Celtics Come Up Short In Portland

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Blazers 92, Celtics 86

[dropcap]A[/dropcap]fter blowing away the competition in Phoenix on Friday night, the Celtics (29-27) came crashing back to earth with a tough loss against the Blazers (26-30). Kevin Garnett returned after taking a game off to rest, and Paul Pierce played extremely well (23 points, seven rebounds, and eight assists), but the new-look C’s were unable to close it out against a Blazers squad that had lost seven straight coming into Sunday night’s contest. Boston has now lost three of their last four and are 5.5 games behind the Knicks in the Atlantic Division. They have a chance to end their post All-Star break road trip with a win as they travel to Utah for a tilt with the Jazz on Monday night (9 p.m. ET).


West coast road trips have been challenging for this team, but considering the fact that they lost three consecutive games by an average of 23 points on their last trip to the Pacific time zone, these three losses seem comparatively easy to swallow. They played a surging Nuggets team down to the wire, dropped the second half of a back-to-back to a desperate Lakers squad, and on Sunday night they couldn’t earn a tough road victory at a notoriously rowdy Rose Garden Arena. These losses are nothing to sneeze at, and they may help a roster that is clearly in a transitional phase come together over the final months of the season.

Don’t forget that help is on the way. Boston signed D.J. White to a 10-day contract and he should be able to play as soon as his paperwork arrives from the Franchise that he was playing for in the Chinese League. President of basketball operations Danny Ainge has also indicated that he will fill the remaining available roster spot with another big man, and the Celtics front office has a long list of candidates that they are apparently deciding between.

However, the group that is in place right now is simply not built to win a slow-paced basketball games. Bringing in Jordan Crawford and Terrence Williams looks great as long the C’s are able to run past their opponents, but once the game slows down, they struggle on both sides of the ball.

Playing small lineups presents difficulties when it comes to finishing defensive possessions with a rebound, but the offensive limitations of Boston’s current personnel packages surfaced against a Portland team that is 20th in the league in pace (91 possessions per 48 minutes according to Basketball-Reference’s metrics). Right now, spacing is a glaring problem for this team in a half court setting. When they play three guards along with Jeff Green and Garnett, there isn’t enough movement on or off the ball to get those guards clean looks on a consistent basis.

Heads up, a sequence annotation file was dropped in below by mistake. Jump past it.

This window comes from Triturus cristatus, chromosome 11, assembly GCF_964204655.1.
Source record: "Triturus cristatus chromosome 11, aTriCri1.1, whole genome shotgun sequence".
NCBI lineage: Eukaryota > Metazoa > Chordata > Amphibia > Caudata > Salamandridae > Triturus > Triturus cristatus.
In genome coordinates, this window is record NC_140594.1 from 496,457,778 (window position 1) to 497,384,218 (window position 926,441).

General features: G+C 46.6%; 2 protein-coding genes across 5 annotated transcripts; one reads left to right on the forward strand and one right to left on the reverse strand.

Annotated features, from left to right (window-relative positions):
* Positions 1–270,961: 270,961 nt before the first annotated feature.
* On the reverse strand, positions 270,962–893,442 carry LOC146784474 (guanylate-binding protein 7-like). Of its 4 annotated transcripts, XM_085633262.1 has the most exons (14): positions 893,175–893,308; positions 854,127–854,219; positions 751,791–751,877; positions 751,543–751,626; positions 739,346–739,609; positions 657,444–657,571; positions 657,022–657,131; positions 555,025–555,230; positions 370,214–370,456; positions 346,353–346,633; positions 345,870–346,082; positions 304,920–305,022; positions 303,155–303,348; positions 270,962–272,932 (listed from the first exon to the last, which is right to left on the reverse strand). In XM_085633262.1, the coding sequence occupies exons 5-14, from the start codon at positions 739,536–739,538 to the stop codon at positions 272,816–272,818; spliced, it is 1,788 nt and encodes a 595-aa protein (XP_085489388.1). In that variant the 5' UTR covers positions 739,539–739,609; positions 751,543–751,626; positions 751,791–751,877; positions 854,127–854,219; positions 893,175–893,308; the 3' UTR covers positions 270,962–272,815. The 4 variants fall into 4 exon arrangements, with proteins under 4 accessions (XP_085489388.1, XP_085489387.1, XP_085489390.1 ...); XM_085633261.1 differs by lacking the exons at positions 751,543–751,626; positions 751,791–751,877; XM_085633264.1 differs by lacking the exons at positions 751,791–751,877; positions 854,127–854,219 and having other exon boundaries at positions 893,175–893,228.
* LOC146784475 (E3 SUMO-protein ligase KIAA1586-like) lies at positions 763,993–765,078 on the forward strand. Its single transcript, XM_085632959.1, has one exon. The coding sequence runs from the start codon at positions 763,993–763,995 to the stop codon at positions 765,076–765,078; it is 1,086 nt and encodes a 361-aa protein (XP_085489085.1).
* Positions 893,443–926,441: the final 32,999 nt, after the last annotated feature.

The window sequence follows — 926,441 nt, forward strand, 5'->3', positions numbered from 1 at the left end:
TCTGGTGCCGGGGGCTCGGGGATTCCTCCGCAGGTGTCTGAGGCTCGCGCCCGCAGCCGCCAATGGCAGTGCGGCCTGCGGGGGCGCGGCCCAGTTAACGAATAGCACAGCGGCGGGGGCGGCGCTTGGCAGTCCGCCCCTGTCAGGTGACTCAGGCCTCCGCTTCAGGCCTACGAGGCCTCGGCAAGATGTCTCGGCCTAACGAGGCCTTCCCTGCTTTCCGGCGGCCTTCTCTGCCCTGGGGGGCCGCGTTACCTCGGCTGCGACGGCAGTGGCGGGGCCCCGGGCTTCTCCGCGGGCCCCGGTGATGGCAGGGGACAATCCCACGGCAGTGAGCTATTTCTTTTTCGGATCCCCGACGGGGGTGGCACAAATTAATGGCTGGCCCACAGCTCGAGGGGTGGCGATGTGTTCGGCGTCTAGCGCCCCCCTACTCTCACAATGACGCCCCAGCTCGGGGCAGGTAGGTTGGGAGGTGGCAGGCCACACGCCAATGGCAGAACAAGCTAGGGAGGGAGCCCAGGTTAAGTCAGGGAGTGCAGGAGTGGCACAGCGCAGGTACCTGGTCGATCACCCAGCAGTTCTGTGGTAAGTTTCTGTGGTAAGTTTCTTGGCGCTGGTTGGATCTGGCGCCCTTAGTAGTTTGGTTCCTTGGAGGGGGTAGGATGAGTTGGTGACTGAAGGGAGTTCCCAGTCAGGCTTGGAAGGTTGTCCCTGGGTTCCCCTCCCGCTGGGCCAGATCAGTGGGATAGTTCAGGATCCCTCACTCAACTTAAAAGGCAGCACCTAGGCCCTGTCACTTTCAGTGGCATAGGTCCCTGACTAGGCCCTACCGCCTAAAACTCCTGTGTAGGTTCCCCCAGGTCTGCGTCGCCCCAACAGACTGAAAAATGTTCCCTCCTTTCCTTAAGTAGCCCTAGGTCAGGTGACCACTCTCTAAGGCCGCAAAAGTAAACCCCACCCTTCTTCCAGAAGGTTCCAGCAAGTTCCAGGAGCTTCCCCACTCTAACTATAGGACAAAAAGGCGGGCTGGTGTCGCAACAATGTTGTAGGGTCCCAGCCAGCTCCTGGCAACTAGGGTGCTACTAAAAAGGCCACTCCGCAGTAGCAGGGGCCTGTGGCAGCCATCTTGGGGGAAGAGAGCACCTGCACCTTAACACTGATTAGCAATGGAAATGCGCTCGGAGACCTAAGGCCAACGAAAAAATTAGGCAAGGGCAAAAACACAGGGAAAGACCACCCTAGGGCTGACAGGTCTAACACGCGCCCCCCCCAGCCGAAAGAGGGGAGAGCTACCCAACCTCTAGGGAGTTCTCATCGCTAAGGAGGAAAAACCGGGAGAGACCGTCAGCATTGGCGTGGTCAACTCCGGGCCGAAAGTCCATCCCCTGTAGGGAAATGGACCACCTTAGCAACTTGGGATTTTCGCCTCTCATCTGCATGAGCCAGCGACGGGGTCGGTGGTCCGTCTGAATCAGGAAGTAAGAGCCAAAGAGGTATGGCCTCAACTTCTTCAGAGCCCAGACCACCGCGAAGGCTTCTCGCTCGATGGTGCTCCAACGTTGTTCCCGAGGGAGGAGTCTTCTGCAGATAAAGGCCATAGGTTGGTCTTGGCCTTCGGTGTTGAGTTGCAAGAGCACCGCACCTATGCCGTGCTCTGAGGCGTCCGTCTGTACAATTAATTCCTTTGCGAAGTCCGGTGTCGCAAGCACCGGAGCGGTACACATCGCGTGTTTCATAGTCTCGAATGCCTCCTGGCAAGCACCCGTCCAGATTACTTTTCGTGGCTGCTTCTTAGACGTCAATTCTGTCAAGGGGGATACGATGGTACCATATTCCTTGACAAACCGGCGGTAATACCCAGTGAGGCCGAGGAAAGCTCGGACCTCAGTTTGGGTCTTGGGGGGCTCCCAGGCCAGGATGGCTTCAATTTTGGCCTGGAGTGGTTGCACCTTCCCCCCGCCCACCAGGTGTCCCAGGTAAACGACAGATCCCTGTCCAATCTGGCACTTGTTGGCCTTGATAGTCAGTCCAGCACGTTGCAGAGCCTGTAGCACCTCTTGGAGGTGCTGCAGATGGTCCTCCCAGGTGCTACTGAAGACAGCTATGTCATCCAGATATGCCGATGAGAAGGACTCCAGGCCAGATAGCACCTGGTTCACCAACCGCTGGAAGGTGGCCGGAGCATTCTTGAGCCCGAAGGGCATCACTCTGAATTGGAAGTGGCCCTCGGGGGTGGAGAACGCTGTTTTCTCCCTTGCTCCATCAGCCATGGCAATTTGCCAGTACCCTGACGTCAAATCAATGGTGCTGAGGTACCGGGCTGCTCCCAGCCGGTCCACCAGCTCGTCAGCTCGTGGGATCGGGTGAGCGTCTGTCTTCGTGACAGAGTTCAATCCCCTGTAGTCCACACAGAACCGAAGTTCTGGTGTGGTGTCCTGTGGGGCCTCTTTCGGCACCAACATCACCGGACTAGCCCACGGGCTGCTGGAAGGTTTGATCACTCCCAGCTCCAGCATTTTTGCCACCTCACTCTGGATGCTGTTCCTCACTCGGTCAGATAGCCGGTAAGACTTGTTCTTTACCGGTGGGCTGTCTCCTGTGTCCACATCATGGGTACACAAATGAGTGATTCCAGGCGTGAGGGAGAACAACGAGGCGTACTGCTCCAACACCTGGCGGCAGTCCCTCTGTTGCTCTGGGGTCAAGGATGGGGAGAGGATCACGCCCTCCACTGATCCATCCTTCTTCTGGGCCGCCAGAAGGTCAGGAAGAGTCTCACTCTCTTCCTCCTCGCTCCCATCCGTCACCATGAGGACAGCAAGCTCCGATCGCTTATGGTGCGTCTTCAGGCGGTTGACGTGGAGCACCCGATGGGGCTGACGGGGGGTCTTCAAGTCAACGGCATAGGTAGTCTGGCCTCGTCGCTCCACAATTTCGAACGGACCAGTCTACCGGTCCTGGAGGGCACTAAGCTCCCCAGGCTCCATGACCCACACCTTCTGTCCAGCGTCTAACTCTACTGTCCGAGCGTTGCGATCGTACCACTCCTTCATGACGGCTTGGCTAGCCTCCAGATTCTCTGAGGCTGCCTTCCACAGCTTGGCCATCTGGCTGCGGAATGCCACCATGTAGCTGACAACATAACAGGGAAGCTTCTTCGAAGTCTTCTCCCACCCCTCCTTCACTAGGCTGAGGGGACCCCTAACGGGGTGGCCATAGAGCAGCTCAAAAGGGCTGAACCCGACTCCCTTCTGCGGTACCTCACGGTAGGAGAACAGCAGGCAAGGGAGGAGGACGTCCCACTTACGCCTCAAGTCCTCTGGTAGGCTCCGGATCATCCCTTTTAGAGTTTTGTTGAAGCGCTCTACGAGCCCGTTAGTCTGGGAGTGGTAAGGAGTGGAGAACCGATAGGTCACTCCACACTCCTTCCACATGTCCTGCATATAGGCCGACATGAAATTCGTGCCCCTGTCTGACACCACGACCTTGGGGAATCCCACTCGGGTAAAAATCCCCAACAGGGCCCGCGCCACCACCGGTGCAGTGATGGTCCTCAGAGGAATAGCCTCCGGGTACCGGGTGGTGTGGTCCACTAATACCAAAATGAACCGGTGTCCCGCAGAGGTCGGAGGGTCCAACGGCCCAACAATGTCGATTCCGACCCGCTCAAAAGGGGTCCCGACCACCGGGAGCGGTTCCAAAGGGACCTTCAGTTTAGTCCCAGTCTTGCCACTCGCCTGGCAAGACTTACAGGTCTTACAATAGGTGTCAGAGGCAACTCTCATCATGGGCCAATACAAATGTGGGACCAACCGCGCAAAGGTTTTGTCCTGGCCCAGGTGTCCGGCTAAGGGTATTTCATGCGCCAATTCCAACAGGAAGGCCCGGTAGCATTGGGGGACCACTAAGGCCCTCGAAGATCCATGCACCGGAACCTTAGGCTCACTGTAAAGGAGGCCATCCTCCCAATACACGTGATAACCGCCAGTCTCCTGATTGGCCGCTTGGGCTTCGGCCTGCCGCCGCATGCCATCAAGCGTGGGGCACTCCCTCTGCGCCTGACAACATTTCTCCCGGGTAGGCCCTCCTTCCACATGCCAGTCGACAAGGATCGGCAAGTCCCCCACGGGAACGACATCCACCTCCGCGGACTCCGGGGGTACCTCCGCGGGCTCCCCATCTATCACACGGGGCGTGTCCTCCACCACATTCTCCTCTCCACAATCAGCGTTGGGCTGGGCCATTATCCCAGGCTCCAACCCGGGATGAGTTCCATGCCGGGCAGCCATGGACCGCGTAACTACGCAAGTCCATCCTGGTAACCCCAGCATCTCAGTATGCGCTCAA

Paul Pierce was able to offset these issues by torching the Blazers at the start of the second half with a vintage array of step-backs and drives to the basket. Yet when he checked out of the game at the beginning of the fourth quarter, the C’s offense sputtered and never really recovered. They were held without a field goal for five straight minutes as the Blazers opened up an eight-point lead.

Boston was able to fight back and tie the game at 84 before their defensive shortcomings came to the forefront. So often in the NBA, defense prowess amounts to a team’s ability to guard the pick-and-roll. With such a short lineup on the floor, Doc Rivers exhorted his players to ‘pull-in’ against the Blazers’ pick-and-roll, and this left them exposed to the biggest shot of the night. One possession after Damian Lillard broke the deadlock with a strong drive to the bucket, the Celtics’ vulnerable D pulled in to prevent another easy hoop. With the defense on it’s heels, Wesley Matthews was able to create enough space off and he buried his fifth three of the game after a nifty step-back move.


Defensive lapses will continue to haunt the C’s as they become more comfortable playing with each other. This is essentially a new team, and understanding the complicated defensive concepts that Coach Rivers designs and Garnett delineates on the court will take time. If the adversity of this road trip helps this squad become more cohesive over the upcoming months, then perhaps a silver lining can be found in their defeats.

(story photo via Getty Images)

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Nate Weitzer

I've always loved the Celtics. Growing up with only a whiff of the glory days of Bird, Parish, and McHale, I was wistful yet invested in the awful teams of the 17-year period (1991-2007) where the Celtics never really competed. When they won the finals in '08 I was ecstatic, my favorite memory was slapping a bar table so hard I spilled a pitcher after Pierce's four-point-play in Game 1.